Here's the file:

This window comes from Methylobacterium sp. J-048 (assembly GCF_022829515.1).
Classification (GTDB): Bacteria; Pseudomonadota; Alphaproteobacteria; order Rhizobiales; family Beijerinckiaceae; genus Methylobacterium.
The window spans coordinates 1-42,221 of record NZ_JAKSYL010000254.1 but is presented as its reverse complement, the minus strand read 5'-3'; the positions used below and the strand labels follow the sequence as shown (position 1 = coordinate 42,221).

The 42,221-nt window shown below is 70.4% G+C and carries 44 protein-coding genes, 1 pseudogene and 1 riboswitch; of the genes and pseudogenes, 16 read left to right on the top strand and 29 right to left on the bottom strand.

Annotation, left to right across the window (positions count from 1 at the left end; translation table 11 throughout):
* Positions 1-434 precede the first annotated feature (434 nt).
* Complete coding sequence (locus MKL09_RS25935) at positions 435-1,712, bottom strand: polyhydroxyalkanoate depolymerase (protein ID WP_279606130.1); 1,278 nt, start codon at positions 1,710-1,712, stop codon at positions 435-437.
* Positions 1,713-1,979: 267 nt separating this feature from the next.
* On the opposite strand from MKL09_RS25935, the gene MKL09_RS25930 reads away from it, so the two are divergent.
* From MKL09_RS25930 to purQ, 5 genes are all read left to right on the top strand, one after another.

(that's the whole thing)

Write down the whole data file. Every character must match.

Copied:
This window comes from Methylobacterium sp. J-048 (assembly GCF_022829515.1).
Classification (GTDB): Bacteria; Pseudomonadota; Alphaproteobacteria; order Rhizobiales; family Beijerinckiaceae; genus Methylobacterium.
The window spans coordinates 1-42,221 of record NZ_JAKSYL010000254.1 but is presented as its reverse complement, the minus strand read 5'-3'; the positions used below and the strand labels follow the sequence as shown (position 1 = coordinate 42,221).

The 42,221-nt window shown below is 70.4% G+C and carries 44 protein-coding genes, 1 pseudogene and 1 riboswitch; of the genes and pseudogenes, 16 read left to right on the top strand and 29 right to left on the bottom strand.

Annotation, left to right across the window (positions count from 1 at the left end; translation table 11 throughout):
* Positions 1-434 precede the first annotated feature (434 nt).
* Complete coding sequence (locus MKL09_RS25935) at positions 435-1,712, bottom strand: polyhydroxyalkanoate depolymerase (protein ID WP_279606130.1); 1,278 nt, start codon at positions 1,710-1,712, stop codon at positions 435-437.
* Positions 1,713-1,979: 267 nt separating this feature from the next.
* On the opposite strand from MKL09_RS25935, the gene MKL09_RS25930 reads away from it, so the two are divergent.
* From MKL09_RS25930 to purQ, 5 genes are all read left to right on the top strand, one after another.